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Are politicians brave enough to take on the NIMBYs?

I was recently fortunate to spend an hour talking to Chris Carr, who runs his own Grimsby housebuilder, building high quality small schemes across his region.

He is extremely busy, as the new National President of the Federation of Master Builders, who are the badge of quality for SME housebuilding in the UK, so it was great to get him on the Builders Voices podcast we run with the FMB.

One of the most illuminating parts of our chat was around how Chris has worked with his local planning authority to try and get over the manpower and time obstacles, and foster real collaboration, not enmity, with these beleaguered local civil servants.

Both Rishi and Keir claim they’ll build more homes than the other, without saying how

James Parker James Parker Managing editor of Housebuilder & Developer

An innovative approach

He told me how he has even stepped in with unruly builders in meetings with planners where they are attempting to throw their weight about. They are the whipping boys (and girls) of a broken system, and there’s no point trying to bully them.

Planners are in general working with what they’re given, they’re not out to sabotage anyone, and the openness that Chris has managed to instigate locally with planners has borne fruit.

The innovative ways to achieve and expedite decisions (and avoid email mountains) that he has landed on should really be investigated, so that things can be moved forward nationally.

Luckily, he is working closely with Government in a range of capacities, so maybe in the absence of 1000s of newly recruited planners, such ideas could become rolled out more widely. In fact, the Department of Levelling Up etc are coming to visit the authority to find out their secret.

Green elephants

But the elephant in the room is green, and it’s the Green Belt.

Many people seem religiously adhered to this as if to build on the not-always green outskirts of a town is somehow the worst possible sin. And it’s a convenient slogan for politicians to appease disgruntled local voters with.

In fact, a lot of the Belt isn’t actually Green, and the General Election will possibly see actual (or at least TV) battles over this issue like we’ve never seen before.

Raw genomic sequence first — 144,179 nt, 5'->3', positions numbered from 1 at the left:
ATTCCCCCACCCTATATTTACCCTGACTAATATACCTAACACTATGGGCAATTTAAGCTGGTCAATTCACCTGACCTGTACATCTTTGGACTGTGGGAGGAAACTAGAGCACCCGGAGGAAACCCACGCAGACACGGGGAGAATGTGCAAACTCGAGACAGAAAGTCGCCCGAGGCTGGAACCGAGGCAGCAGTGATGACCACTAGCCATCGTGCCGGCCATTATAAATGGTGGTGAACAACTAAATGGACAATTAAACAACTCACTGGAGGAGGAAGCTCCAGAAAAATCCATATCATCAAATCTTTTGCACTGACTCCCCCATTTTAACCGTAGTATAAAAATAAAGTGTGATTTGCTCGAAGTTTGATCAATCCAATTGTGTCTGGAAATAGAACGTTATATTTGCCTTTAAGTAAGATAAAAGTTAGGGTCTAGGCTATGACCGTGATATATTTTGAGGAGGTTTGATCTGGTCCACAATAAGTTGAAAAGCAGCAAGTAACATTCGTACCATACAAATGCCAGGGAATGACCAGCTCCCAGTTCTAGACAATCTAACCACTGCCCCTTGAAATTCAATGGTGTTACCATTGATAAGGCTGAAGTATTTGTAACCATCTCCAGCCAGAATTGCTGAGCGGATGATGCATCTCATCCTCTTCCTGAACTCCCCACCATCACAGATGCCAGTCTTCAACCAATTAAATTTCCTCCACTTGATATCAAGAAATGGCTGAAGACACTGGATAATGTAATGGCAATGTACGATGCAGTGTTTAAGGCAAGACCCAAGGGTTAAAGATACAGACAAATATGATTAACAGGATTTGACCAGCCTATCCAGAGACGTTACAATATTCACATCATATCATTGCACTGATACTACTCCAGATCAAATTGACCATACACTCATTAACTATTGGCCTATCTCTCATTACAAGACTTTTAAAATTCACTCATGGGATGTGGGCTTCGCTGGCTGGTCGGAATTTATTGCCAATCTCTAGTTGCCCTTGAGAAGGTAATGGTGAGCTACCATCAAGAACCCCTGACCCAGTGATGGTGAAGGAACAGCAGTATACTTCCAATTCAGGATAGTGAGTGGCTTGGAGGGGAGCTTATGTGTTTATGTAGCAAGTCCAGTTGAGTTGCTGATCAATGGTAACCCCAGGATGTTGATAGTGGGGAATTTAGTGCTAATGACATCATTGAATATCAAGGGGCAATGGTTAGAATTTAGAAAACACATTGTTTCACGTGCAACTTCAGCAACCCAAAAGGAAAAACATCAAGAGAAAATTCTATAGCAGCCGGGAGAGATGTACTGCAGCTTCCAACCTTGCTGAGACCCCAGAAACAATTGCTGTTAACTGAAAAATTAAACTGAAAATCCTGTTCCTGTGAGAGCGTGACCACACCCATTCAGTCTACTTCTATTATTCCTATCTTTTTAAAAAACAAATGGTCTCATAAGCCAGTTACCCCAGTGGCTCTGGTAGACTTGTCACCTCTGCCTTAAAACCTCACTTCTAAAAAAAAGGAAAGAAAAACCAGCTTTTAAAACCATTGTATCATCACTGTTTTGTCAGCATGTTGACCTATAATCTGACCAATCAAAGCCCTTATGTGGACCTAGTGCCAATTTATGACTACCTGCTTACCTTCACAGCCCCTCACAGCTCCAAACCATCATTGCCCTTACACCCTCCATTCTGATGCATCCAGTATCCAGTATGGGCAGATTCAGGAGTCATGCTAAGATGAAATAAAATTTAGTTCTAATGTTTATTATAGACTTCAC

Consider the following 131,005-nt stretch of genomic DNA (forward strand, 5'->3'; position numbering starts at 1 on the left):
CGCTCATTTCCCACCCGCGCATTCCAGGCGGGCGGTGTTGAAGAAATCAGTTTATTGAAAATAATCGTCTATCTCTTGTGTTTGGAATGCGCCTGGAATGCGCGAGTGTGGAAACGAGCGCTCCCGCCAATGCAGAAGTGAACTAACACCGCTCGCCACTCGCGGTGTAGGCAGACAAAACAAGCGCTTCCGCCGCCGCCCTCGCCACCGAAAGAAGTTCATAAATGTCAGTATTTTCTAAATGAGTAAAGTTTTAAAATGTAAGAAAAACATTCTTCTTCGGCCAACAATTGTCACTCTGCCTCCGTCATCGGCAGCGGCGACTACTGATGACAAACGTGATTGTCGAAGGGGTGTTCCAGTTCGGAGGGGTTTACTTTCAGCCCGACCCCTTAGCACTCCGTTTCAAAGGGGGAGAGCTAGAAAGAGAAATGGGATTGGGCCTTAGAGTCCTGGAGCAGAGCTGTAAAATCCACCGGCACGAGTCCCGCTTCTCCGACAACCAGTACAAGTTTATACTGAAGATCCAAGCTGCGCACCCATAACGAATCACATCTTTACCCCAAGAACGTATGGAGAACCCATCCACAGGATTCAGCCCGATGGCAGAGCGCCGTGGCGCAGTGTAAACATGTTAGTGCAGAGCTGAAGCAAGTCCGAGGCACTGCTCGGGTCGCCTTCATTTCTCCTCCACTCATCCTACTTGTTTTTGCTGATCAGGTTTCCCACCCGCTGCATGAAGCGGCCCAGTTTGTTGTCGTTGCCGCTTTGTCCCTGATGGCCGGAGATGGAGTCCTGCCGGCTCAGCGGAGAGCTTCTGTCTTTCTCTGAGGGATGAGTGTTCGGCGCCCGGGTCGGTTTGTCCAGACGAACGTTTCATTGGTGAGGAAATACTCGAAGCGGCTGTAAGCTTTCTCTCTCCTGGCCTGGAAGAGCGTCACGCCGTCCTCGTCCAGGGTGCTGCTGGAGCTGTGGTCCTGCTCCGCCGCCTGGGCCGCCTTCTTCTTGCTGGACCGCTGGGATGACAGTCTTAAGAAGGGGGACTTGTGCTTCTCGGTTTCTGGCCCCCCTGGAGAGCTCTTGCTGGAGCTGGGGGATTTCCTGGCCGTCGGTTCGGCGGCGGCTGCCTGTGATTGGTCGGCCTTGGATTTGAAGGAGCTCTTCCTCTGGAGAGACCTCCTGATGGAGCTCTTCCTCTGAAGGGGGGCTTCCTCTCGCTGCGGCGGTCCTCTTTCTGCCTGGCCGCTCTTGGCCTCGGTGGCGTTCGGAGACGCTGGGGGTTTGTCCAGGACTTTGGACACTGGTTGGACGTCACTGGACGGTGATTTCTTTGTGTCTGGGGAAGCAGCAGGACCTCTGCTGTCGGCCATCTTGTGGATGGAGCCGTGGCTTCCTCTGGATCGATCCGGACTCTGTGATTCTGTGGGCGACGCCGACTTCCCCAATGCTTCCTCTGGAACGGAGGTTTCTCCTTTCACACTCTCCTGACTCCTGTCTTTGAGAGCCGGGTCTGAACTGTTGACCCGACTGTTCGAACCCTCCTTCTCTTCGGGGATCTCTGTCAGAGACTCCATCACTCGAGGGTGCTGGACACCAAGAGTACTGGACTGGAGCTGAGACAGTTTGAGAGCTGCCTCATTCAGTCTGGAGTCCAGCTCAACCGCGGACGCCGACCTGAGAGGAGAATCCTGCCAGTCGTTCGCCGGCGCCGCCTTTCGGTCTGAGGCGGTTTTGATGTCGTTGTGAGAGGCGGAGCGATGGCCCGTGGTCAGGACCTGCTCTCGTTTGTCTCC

But in a continued cost of living crisis which is decimating housebuilders, clinging to a ‘blanket’ protection for what is really just an unremarkable bit of a town’s outskirts as the reason not to build affordable homes is hard to defend.

Sadly, many voters across the country probably see such issues as above many others, even with what’s going on across the world currently.

Both Rishi and Keir will be following this battle bus, claiming they’re going to build more homes than the other, without saying how.

Brownfield has been attacked in recent years, but the Green Belt has essentially never been touched – it now surrounds 14 of our major settlements and represents 13% of the total available land.

Unbelievably, only slightly over that amount of the Belt itself constitutes trees and green space.

Maybe we could tackle some of it, not just ‘rural exception sites,’ but an across-the-board set of parameters and permissions that loosen the belt fundamentally.

Will politicians summon the courage to clearly lay out such dispassionate, thinking before the voters this year?

Pleasing all people, all the time

The new chair of the ‘Office for Place’ at the Department for Levelling Up, Communities and Housing, Nicholas Boys Smith, seems to be taking a much more agnostic approach to the Green Belt. He has been quoted as saying that land within the Belt which is of “low or no agricultural or amenity quality” shouldn’t necessarily be protected.

Rishi of course just desperately wants to try and sound like he represents everyone at the moment. And sadly, a lot of people don’t want new homes built in their neighbourhoods.

He said recently that he will “prioritise brownfield with extra funding, and work with local communities to protect green spaces and get housing built.”

But Rishi, you won’t be able to do both everywhere, and what about more help for the construction sector with those brownfields?

The final release of the £80m brownfield regeneration pot from Government was in February, and what can the industry hope for pre-Election?

Housebuilding is down massively, and is claimed to be in recession by some, with no light at the end of the tunnel this year. Millions depend on the construction sector, and that’s millions of voters.

How do you make an omelette?

But a great many eggs are going to have to be cracked in order to deliver an omelette of new housing in the right areas.

Not everyone likes omelettes, but they are a balanced meal, and balance is what we need now, between ideal-world soundbites, and the realities for not only homebuyers, but a beleaguered new build industry, and a major chunk of the UK’s economy, namely the construction sector, which remains on the precipice of full recession.

I think people could cope with the Prime Minister and his lackeys giving a lot more detail on what they intend to do to pull construction out of its hole, if they are lucky enough to win the next Election.

In fact, such straight talking may be a key part of helping them do that.

James Parker, managing editor of Housebuilder & Developer